The next most recent instance of 21 came last year against the Angels, but before that it hadn’t happened since the year 2000 and before that 1969. Add in the 23-run game from 2000, and this is only the fourth time in the last 50 seasons (and the fifth time since moving to Oakland, including that 1969 game) that they’ve put up 21 in a game.

5. Football score

The joke about a big baseball score being a football score is a cliche at this point, but it’s actually appropriate here. The A’s beat the Astros by the tally of three touchdowns to one touchdown. Unfortunately they fell short of outscoring the Raiders, who put up 24 on Monday in their NFL season opener.

6. Two hits for everyone!

Oakland’s 25 hits were a season-high, and the whole team got in on the action. Everyone in the starting lineup got at least two hits, marking the first time the A’s have done that since at least 1908. Better yet, they’d already accomplished this by the fourth inning.

But wait, there’s more. Almost everyone had three hits, except for Matt Chapman, Matt Olson, and Jurickson Profar. But each of them walked at least once, so everyone in the A’s lineup reached base at least three times. They also all scored at least one run, and drove in at least one.

7. Full team effort

This was truly a full team effort. Not only did everyone contribute, but it was pretty even from top to bottom. Nobody got four hits, and nobody drove in more than four or scored more than three. This wasn’t the game where so-and-so exploded and everyone else chipped in around him. It was just the whole group putting together extended rallies and carrying the line to the next guy.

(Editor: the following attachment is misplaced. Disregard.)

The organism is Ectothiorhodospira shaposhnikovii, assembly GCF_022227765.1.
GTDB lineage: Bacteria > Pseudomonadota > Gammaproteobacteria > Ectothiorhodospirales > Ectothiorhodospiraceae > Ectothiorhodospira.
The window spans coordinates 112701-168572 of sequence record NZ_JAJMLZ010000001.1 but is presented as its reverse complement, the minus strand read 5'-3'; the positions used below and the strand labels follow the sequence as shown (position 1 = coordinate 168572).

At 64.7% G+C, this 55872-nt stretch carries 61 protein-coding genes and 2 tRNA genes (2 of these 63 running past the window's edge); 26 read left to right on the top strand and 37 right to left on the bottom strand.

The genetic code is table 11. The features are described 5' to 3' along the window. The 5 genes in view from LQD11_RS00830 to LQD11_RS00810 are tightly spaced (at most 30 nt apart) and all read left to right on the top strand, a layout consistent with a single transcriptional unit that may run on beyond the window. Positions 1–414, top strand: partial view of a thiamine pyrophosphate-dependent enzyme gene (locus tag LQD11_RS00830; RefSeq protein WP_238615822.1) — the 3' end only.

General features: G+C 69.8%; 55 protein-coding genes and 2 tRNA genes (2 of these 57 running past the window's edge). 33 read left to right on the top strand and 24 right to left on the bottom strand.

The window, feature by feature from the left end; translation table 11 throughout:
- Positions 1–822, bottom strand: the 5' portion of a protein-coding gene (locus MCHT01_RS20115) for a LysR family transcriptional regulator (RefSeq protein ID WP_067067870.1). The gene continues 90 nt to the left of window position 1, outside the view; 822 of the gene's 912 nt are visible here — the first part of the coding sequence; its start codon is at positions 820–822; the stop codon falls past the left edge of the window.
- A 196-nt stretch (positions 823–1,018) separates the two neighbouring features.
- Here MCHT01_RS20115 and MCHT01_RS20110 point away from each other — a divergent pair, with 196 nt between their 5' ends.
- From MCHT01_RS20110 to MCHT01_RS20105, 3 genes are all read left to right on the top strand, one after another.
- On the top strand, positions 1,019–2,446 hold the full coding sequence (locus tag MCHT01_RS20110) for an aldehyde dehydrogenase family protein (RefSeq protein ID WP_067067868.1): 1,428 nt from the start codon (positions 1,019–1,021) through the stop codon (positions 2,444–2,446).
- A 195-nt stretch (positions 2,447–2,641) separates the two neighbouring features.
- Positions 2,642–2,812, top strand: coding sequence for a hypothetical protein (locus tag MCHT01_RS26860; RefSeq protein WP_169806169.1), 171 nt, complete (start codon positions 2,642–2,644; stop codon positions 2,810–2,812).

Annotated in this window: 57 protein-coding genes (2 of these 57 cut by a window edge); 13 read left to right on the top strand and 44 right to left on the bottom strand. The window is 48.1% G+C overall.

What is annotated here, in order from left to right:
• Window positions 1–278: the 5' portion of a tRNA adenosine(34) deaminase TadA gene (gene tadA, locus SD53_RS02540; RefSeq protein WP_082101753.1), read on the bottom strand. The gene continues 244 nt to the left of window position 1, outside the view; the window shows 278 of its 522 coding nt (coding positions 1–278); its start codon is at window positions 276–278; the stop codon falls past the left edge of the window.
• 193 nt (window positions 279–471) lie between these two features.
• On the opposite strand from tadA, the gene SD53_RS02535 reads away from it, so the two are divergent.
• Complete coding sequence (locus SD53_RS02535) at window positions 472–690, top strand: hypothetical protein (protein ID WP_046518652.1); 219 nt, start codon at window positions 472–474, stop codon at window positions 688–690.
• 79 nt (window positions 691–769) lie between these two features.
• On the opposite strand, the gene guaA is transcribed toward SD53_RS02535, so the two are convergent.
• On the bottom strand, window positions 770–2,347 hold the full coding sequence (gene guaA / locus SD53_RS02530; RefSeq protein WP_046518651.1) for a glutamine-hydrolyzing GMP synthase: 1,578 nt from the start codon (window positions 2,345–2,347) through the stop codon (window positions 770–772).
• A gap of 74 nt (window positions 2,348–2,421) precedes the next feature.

8. Those 25 hits

The 25 hits also ranked high in club history. They’re the second-most since coming to Oakland, trailing just one game in 1979 when they matched the franchise record of 29 (and tied with another game of 25 from 1969). They also did 29 once in Philly, and 26 three times there and once in KC.

Furthermore, the 29-hit game in ‘79 was a 15-inning affair, so Tuesday matched the ‘69 game for most hits in a nine-inning contest in Oakland history.

9. Most total bases

While the A’s fell short of franchise records in runs and hits, they did set one all-time team mark, for Total Bases. With their six homers, three doubles, and 16 singles, they combined for 46 total bases, breaking the record of 44 set in 1929 and 1996.

10. Box score

In all its glory.

Box score via ESPN

And how about that 9-for-16 with runners in scoring position? Also, you can’t see it there, but they only struck out seven times and didn’t hit into any double plays.

11. Dingers!

The A’s matched their season-high with six homers, and five of them came with exactly one runner on base.

12. Seventh player to 20 HR